Mixed messages on tobacco: comparative exposure to public health, tobacco company- and pharmaceutical company-sponsored tobacco-related television campaigns in the United States, 1999–2003


Melanie A. Wakefield
Centre for Behavioral Research in Cancer
The Cancer Council Victoria
1 Rathdowne Street
Victoria 3053
E-mail: melanie.wakefield@cancervic.org.au


Aims  To describe and compare the extent of exposure among youth and adults to antitobacco advertising funded by tobacco control agencies, and to smoking-related advertising from tobacco and pharmaceutical companies.

Design  Archival records of television advertising exposures from Nielsen Media Research for the largest 75 media markets in the United States from 1999 to 2003.

Measurements  Mean monthly advertising exposures for households with televisions and adolescents aged 12–17 years for: state tobacco control programs; the national American Legacy Foundation (Legacy) program; tobacco company advertising for youth smoking prevention, parent advertising and corporate image; pharmaceutical company advertising for nicotine replacement therapy and Zyban®; and other miscellaneous tobacco-related advertising.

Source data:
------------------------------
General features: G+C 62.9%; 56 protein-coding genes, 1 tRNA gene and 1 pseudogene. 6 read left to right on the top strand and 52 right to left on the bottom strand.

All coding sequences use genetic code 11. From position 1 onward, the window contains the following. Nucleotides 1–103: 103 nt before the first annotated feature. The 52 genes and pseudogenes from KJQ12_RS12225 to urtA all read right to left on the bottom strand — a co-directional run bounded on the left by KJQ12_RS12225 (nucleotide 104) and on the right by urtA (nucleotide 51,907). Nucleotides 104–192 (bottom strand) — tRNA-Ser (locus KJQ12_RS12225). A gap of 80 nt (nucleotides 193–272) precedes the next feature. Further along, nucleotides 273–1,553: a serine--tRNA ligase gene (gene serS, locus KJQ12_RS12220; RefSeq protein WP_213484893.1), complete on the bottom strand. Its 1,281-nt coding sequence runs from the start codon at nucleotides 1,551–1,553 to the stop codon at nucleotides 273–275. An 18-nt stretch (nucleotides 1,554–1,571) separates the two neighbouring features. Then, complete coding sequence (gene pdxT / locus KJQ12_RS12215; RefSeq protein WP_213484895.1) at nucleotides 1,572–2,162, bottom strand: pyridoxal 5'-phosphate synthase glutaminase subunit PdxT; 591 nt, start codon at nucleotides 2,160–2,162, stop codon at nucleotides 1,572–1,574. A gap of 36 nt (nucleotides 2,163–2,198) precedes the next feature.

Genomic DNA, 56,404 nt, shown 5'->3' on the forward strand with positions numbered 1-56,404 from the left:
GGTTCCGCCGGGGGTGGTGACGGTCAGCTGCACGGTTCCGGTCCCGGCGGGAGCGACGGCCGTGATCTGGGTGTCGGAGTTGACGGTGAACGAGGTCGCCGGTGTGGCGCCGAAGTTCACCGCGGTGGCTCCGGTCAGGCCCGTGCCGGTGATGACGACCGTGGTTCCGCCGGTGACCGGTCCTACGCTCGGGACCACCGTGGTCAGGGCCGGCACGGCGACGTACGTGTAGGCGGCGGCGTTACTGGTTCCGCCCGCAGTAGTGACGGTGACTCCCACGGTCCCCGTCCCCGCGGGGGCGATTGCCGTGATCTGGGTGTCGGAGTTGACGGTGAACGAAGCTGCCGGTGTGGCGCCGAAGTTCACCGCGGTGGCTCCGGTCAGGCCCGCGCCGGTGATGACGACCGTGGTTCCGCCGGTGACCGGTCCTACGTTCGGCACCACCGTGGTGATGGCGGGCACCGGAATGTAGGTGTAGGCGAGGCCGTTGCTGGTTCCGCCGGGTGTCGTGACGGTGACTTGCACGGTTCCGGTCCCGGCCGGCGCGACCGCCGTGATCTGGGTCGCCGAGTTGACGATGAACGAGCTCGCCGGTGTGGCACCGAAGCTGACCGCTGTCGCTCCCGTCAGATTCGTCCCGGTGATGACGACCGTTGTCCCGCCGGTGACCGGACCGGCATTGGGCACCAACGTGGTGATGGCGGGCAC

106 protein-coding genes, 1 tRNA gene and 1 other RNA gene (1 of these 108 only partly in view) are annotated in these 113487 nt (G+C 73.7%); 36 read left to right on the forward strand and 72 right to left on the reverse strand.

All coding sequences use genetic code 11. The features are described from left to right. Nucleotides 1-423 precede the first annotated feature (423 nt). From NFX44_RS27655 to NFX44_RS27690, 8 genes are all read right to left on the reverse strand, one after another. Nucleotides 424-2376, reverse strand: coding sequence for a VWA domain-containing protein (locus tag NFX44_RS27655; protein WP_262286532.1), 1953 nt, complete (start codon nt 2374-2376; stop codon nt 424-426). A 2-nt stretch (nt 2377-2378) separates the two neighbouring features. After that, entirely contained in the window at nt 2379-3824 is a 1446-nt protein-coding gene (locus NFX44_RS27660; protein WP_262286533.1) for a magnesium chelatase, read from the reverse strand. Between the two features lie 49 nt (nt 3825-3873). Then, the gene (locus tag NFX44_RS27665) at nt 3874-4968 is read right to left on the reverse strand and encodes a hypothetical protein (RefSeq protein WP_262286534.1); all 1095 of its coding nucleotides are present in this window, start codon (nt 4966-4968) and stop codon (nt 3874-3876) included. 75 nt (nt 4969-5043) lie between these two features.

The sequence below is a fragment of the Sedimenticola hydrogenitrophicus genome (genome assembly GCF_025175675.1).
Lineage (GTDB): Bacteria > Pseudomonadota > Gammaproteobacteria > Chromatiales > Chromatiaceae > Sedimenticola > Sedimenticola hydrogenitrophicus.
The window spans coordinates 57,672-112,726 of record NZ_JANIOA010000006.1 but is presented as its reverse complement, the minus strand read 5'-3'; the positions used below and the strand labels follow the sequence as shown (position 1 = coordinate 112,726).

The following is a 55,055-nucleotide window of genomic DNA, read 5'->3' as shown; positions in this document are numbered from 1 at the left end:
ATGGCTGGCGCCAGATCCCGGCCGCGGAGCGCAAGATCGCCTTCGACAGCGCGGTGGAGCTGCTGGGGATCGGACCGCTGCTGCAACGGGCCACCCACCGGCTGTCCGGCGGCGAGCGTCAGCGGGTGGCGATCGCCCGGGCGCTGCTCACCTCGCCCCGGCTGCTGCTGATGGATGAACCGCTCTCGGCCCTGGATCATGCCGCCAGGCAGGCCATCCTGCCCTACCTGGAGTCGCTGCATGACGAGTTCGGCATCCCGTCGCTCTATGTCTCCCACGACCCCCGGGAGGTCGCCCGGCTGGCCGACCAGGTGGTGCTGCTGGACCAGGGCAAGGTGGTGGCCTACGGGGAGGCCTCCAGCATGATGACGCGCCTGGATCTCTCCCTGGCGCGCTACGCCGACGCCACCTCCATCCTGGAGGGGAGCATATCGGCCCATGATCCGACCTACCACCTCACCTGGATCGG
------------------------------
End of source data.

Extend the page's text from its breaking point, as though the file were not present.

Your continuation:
Findings  Combined tobacco company youth/parent advertising exposures matched those for combined State/Legacy campaigns (4.56 advertisements/month versus 4.97 advertisements/month among households; 3.05 advertisements/month versus 3.38 advertisements/month among adolescents). Tobacco company corporate image advertising averaged 3.25 advertisements/month among households and 0.73 advertisements/month among adolescents. Tobacco company advertising exceeded public health-sponsored advertising by a factor of 1.57–1, and among youth by 1.11–1. Pharmaceutical companies were the largest sponsor of tobacco-related advertising for households (10.37 advertisements/month) and provided significant exposure among adolescents (2.61 advertisements/month).

Conclusions  This is the first study to demonstrate systematically that public health-sponsored antitobacco campaigns in the United States are matched or exceeded by tobacco company advertising, as well as pharmaceutical cessation product advertising. Research is needed to determine whether such advertising may dilute or undermine the established benefits of tobacco control-sponsored campaigns.